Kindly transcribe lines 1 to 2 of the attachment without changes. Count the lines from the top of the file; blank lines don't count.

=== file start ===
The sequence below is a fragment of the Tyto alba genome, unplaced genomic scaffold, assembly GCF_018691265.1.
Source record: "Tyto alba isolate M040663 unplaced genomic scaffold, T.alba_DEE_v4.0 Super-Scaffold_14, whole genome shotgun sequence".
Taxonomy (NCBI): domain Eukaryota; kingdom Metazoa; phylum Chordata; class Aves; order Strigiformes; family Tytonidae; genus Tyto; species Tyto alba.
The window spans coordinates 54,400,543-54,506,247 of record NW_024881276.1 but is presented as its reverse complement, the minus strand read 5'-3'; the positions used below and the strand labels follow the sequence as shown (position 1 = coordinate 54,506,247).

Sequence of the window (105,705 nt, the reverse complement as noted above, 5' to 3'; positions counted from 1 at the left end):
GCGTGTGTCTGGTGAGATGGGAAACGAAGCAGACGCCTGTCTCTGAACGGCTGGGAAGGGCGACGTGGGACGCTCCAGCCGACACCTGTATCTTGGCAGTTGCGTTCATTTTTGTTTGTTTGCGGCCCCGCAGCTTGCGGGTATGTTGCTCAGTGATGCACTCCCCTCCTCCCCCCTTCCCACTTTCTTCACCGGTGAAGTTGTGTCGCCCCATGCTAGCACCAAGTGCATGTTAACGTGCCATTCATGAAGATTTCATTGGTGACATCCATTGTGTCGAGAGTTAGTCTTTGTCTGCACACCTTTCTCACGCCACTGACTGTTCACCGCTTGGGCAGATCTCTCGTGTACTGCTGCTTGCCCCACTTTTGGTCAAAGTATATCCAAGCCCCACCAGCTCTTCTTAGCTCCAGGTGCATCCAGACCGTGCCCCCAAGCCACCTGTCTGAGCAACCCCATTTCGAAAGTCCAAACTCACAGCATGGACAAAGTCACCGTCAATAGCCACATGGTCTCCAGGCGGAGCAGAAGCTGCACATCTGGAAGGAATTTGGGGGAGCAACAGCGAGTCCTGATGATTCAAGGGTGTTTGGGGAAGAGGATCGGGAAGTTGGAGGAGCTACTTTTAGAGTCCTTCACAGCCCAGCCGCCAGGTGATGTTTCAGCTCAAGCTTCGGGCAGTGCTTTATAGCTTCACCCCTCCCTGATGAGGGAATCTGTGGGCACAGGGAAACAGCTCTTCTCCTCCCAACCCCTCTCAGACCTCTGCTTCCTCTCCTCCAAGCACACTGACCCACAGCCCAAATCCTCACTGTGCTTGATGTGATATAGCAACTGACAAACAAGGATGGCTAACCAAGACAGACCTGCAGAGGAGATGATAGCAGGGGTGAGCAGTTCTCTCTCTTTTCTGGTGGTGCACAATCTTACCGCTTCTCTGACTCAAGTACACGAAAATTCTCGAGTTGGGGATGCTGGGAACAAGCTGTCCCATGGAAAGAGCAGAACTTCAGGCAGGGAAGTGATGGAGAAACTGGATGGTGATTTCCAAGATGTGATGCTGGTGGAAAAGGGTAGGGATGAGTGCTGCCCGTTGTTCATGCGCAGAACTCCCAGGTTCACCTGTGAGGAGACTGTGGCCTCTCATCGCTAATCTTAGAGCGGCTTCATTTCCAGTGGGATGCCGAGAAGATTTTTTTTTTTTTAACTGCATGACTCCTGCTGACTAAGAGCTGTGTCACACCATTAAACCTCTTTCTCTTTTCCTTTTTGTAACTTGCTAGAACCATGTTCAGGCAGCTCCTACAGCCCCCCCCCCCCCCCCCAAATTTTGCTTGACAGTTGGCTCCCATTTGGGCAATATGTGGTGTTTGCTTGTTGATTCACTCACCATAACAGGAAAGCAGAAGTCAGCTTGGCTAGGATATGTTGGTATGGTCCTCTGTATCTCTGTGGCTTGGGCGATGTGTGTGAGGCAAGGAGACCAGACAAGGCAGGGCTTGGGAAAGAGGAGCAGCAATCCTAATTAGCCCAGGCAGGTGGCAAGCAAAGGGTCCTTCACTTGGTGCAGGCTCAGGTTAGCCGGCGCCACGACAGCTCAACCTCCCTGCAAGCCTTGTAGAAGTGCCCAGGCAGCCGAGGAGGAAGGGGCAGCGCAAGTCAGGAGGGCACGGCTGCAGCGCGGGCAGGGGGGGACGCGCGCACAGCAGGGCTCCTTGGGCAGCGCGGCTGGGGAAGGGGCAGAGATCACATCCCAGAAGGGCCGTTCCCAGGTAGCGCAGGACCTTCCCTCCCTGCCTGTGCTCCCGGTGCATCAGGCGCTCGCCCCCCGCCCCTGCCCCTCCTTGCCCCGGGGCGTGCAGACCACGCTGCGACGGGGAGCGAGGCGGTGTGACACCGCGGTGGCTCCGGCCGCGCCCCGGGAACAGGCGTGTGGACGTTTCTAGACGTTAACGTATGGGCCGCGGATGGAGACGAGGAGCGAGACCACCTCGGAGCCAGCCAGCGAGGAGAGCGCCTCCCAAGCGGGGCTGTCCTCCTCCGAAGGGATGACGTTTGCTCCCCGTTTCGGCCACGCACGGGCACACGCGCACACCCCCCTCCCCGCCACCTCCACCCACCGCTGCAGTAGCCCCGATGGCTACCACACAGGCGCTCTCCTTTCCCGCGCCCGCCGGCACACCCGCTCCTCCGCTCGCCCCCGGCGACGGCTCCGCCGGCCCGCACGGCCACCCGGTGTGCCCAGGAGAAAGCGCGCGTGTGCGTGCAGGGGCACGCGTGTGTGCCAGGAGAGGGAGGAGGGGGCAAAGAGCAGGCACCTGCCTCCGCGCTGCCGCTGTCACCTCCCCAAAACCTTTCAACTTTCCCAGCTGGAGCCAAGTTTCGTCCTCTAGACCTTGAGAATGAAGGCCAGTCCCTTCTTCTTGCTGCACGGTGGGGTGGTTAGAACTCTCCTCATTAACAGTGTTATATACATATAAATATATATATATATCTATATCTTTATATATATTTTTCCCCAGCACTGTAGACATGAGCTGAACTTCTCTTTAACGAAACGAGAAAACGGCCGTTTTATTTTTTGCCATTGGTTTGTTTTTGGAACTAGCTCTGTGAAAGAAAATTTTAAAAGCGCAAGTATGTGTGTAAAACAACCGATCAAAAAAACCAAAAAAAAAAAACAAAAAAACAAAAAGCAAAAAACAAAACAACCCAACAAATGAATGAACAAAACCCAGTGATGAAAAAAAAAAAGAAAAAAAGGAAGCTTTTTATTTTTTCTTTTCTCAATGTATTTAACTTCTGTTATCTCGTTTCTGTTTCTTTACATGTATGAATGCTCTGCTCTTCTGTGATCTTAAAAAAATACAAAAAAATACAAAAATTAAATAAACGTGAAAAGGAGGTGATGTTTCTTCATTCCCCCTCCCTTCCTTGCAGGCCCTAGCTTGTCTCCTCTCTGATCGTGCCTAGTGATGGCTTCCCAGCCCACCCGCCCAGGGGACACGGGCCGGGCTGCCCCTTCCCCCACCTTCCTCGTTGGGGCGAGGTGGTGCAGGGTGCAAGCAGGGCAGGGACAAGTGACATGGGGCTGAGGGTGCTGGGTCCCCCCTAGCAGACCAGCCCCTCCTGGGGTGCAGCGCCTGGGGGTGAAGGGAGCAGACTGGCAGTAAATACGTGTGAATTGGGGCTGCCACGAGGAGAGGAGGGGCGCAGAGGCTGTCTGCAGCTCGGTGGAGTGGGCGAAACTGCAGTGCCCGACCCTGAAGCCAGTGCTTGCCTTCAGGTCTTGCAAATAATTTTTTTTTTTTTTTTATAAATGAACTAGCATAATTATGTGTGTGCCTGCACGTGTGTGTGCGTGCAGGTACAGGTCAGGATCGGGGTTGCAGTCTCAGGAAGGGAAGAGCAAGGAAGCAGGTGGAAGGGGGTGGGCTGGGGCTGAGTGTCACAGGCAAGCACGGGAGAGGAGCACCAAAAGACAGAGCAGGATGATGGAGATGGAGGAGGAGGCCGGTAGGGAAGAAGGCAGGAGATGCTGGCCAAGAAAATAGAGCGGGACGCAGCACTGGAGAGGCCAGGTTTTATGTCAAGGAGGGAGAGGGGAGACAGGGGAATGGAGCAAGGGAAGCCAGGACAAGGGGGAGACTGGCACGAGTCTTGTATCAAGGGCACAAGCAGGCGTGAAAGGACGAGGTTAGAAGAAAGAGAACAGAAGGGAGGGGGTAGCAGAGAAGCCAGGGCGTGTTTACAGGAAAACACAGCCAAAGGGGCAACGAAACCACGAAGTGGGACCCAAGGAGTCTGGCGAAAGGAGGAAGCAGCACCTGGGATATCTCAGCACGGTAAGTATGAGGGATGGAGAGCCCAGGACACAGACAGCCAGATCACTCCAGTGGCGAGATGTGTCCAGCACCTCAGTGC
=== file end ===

The sequence below is a fragment of the Tyto alba genome, unplaced genomic scaffold, assembly GCF_018691265.1.
Source record: "Tyto alba isolate M040663 unplaced genomic scaffold, T.alba_DEE_v4.0 Super-Scaffold_14, whole genome shotgun sequence".